The Egyptian pyramids were originally covered in smooth white limestone – as a casing stone now in Scotland shows
The Great Pompeii Project’s restoration of the site has led to a stream of exciting discoveries
Are volunteer board members a useful source of good will and money, or do they tie museums to the whims of the wealthy?
The recent discovery of a temple of the Aztec ‘Flayed Lord’ has revived myths about human sacrifice
A year in celebration of the Spanish baroque painter in Seville has made a clear case for his talent and influence
The renowned American potter believed simplicity, beauty, and affordability were of paramount importance
With no contracts or value exchanges, announced gifts can easily be revoked. But there are ways to firm up loose agreements
Repatriation is a complex issue, but it is time for a more open-minded approach
In the wake of some of the worst flooding in recent history, and with its population in decline, the city is in troubled waters
An overheated global art market seems to be showing signs of strain
The museum, which reopened in October after six years, stands as a symbol of the country’s hopes for recovery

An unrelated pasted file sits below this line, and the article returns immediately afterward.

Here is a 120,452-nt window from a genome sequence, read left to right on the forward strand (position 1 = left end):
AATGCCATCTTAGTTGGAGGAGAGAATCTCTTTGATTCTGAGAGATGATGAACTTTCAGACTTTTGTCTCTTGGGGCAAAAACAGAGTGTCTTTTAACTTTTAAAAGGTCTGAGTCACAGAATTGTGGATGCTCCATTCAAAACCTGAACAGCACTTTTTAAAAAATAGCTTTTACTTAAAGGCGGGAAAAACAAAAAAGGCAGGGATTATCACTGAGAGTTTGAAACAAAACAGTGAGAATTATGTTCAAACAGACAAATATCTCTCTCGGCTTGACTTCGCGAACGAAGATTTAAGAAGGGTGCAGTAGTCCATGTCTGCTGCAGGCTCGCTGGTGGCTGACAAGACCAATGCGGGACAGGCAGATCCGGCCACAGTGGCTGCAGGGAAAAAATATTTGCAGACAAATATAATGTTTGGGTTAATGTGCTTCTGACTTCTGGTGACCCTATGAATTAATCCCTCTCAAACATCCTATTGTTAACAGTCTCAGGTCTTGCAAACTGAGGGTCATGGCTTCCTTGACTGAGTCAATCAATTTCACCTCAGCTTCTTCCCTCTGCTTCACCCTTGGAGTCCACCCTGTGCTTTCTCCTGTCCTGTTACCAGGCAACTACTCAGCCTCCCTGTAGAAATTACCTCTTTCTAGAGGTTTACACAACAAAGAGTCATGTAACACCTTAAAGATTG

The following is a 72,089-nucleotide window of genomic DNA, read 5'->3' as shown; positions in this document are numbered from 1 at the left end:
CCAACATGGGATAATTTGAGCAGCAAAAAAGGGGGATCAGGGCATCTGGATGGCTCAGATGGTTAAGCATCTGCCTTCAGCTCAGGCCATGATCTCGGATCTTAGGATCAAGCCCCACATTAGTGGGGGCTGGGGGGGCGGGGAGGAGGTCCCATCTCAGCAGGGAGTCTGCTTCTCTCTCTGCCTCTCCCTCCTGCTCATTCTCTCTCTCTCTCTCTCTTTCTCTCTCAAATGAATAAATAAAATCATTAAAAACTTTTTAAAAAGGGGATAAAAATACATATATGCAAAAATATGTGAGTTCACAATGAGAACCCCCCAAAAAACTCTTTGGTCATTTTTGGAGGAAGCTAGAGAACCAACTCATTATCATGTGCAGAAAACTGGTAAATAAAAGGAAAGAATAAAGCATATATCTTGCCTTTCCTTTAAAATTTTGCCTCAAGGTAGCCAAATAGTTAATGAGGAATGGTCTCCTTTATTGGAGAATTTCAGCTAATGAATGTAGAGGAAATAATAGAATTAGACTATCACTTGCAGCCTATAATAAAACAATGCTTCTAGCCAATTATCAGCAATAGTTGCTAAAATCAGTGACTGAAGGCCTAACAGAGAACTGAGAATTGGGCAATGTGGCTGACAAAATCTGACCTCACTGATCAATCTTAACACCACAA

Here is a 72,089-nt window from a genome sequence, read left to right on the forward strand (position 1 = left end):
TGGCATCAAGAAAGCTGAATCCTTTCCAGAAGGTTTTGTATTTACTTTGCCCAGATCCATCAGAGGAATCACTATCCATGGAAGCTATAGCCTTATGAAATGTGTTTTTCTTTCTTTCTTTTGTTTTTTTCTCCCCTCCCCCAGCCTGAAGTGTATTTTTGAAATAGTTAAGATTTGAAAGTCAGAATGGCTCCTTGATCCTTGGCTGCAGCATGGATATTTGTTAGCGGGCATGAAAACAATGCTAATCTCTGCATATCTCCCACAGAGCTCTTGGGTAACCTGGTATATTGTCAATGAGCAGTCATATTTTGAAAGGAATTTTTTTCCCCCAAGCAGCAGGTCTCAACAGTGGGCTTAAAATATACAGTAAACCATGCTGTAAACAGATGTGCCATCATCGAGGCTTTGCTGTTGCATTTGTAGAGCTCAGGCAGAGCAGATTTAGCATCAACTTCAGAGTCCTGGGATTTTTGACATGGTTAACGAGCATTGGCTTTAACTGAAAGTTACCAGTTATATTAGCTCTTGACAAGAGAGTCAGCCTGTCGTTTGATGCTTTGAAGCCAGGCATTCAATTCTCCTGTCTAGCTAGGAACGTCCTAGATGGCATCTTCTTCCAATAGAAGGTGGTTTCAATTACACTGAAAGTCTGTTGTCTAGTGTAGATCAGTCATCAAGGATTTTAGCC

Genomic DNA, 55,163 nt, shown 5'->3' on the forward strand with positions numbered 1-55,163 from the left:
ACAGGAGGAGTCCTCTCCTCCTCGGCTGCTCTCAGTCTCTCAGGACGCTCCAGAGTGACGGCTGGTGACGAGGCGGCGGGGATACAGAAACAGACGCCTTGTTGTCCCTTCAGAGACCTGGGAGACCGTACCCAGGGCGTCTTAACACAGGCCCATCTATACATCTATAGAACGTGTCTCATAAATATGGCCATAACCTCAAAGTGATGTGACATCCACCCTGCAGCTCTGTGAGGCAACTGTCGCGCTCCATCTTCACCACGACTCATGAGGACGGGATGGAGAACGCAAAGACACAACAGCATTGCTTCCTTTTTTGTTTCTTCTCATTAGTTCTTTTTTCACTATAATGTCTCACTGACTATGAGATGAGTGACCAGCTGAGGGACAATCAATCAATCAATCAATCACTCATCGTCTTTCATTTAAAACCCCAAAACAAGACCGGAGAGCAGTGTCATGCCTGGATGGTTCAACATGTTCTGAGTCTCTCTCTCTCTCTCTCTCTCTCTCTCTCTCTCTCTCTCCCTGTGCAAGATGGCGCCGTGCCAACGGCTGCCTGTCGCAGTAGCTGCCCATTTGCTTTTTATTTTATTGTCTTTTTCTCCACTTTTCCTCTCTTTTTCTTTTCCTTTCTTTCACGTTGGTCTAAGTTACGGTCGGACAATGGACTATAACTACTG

Natural history collections are uniquely placed to help us make sense of the relationship between humans and catastrophic climate change
Rembrandt’s Night Watch is set to be restored in front of visitors. Should we welcome the growing prevalence of public conservation?
As film and video art moves into the mainstream, curators have to find new ways to keep viewers hooked
Benin City will soon have a permanent display of its court bronzes for the first time in over a century. What makes these artworks so extraordinary?
For four years, exhibitions and events throughout the UK have explored the art of remembrance – with varying results
The image of the penniless artist is an economic reality for many. Now some organisations are fighting for change
On the 20th anniversary of the Washington Principles on Nazi-Confiscated Art, their effectiveness is up for debate
Artists and auction houses alike contribute to the comic excesses of their world – but are they in on the joke?
A 73,000-year-old fragment of stone marked with red lines raises questions about the nature of aesthetic experience